The Eastern mountain bongo is a striking coppery-red antelope with thin white stripes. These stripes vary in number between individuals, but there are usually between 10 and 15 stripes per side. Female bongo are typically brighter in color than the males, who tend to have a smokier appearance. Both sexes have spiraled, lyre-shaped horns, though the males are large and thicker. They are the heaviest and most colorful African forest antelope.
The distinctive red coloration of eastern mountain bongos may not only serve as a means of identification, but unique camouflage. Despite what you may think, As the sun sets red colors become one of the first to fade as the sky takes on more blue hues. This, combined with the thick underbrush of their forest homes may help them blend into their surroundings as night falls.
Despite their size, bongo are quite timid and easily frightened. They will quickly run away after a scare and seek cover, where they stand still and alert with their backs to the disturbance. Their hindquarters are less conspicuous than the forequarters, and from this position, the animal can quickly flee.
In order to swiftly maneuver through the dense forest vegetation, bongos tilt their chins up so that their horns lie flat against their back. They take this position so frequently that older bongo often have bald spots on their back from the tips of their horns rubbing away their fur.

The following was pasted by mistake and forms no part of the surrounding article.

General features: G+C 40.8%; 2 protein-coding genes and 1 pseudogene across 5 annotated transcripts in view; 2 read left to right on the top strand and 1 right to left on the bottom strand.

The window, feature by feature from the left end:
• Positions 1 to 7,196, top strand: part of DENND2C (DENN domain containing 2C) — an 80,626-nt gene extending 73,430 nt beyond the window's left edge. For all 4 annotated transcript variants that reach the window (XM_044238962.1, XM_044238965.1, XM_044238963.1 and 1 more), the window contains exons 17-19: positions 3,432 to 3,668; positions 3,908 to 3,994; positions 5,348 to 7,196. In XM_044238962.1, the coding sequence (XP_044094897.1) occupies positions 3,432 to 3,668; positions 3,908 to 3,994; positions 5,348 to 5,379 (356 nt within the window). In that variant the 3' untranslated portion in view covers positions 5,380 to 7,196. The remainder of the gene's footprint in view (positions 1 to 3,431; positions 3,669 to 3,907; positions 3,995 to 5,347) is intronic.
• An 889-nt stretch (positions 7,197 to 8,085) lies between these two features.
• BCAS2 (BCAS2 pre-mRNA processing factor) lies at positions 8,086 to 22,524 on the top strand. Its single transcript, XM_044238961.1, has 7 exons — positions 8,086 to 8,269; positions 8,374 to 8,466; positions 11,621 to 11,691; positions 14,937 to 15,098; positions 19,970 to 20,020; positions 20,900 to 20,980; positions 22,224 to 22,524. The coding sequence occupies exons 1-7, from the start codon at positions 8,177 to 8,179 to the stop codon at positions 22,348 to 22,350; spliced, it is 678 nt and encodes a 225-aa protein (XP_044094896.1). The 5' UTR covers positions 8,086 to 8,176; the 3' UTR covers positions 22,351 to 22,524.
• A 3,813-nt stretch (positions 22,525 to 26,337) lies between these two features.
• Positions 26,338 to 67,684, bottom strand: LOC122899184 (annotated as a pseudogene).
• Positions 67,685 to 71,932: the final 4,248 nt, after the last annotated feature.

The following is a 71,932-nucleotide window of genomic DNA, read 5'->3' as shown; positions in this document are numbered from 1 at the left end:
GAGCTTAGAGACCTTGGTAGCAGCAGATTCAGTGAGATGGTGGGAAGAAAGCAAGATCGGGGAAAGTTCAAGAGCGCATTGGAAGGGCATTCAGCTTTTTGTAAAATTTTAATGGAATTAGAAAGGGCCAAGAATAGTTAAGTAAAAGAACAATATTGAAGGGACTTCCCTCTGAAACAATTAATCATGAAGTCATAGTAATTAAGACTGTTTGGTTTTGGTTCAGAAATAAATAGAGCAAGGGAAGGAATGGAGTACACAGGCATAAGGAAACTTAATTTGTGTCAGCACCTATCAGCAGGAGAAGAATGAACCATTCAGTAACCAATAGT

The true wild numbers of eastern mountain bongo are debated, as these are very secretive animals. Even researchers who specifically study these antelope often do not see them in person, and tracking them is difficult in their densely packed forest homes. Much of what is known about bongo comes from captive animals and studies at salt licks on the edge of forests.
Poaching, habitat destruction, and illegal trapping for food and skins have resulted in the decline of bongo populations. Fortunately, there have been focused conservation efforts over the last few decades to help protect the species. A robust captive population and full protection under the Kenyan Wildlife Service have helped increase bongo numbers in the wild. Captive individuals from America have even been used as part of reintroduction efforts. In January of 2004, the first captive bongos were moved to the Mount Kenya Wildlife Conservancy.
Where are they?
Unless you visit early or late in the day, the bongo will most likely be on the far side of the second pasture you enter, in the wooded area.
Visiting in the early morning or evening will give you the best chance of viewing these antelope outside of the trees.
Species Survival Plan
Tropical jungles with dense undergrowth
Leaves, shoots and grasses
Originally Native To
Red chestnut coat, 10-15 vertical stripes; lyre-shaped horns in both sexes
Solitary, in pairs or small groups of 9 or less; females and young